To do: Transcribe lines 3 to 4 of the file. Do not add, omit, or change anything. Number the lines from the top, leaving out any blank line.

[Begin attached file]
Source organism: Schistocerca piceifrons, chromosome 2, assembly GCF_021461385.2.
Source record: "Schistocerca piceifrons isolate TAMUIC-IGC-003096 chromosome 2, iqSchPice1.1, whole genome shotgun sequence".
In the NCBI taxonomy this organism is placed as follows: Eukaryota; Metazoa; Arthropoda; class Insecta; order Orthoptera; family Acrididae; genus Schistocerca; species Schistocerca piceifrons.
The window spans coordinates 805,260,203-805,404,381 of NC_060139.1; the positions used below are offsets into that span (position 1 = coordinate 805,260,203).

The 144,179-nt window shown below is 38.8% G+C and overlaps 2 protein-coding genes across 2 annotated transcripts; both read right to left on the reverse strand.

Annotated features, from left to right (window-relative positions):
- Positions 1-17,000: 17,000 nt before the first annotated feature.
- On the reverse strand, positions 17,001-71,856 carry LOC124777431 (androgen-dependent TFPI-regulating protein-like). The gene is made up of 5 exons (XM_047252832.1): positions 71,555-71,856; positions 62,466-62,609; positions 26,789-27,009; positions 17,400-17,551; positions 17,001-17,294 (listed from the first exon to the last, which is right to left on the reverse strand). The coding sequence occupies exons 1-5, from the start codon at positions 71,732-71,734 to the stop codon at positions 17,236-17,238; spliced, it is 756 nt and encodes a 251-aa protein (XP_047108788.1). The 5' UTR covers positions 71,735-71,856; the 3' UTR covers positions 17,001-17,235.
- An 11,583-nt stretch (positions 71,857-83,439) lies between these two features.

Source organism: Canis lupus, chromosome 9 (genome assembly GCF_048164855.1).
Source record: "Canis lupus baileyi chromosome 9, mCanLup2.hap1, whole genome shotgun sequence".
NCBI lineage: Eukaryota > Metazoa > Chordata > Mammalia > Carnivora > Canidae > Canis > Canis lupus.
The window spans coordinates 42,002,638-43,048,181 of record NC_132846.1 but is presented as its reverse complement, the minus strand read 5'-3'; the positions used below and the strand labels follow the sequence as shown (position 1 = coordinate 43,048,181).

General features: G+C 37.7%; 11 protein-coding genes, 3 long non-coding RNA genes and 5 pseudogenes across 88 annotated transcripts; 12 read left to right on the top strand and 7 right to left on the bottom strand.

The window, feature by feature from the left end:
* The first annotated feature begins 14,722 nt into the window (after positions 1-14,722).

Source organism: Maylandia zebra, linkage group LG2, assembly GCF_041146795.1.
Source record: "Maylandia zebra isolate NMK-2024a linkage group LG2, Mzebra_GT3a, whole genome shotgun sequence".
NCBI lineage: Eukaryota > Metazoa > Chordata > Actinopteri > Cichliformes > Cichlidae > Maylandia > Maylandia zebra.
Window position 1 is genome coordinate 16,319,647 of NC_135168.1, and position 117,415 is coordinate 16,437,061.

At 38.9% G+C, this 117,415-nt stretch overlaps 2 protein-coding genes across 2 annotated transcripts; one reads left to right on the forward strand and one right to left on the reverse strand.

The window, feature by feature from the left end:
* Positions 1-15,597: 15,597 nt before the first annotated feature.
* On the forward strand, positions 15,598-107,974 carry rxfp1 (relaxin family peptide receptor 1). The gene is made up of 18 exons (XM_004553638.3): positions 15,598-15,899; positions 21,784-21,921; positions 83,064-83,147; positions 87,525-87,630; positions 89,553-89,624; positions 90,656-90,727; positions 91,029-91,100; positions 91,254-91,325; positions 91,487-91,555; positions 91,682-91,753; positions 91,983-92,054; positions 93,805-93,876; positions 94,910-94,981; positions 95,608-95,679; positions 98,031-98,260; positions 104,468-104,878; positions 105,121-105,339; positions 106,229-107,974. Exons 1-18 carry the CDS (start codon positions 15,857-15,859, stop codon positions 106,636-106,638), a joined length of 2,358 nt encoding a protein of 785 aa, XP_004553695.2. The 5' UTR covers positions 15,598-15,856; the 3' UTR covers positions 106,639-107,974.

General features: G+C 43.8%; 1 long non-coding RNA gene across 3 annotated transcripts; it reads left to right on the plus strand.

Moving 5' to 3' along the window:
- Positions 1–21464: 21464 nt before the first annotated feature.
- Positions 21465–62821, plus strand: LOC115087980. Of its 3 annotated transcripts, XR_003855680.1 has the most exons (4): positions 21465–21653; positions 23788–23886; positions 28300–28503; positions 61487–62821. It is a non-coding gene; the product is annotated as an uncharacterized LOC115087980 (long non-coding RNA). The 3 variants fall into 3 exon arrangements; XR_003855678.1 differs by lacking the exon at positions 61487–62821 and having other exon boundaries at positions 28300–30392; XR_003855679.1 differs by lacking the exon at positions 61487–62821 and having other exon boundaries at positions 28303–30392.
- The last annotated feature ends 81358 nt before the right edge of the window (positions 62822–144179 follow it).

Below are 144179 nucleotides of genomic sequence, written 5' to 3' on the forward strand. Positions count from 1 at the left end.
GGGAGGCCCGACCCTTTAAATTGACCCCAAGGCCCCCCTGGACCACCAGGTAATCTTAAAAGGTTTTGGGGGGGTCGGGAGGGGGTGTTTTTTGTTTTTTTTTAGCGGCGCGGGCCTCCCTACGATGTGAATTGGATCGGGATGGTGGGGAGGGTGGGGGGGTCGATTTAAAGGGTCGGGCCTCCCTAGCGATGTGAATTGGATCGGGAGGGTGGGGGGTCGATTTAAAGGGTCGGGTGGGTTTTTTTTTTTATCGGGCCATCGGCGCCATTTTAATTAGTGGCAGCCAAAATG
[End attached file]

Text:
In the NCBI taxonomy this organism is placed as follows: Eukaryota; Metazoa; Arthropoda; class Insecta; order Orthoptera; family Acrididae; genus Schistocerca; species Schistocerca piceifrons.
The window spans coordinates 805,260,203-805,404,381 of NC_060139.1; the positions used below are offsets into that span (position 1 = coordinate 805,260,203).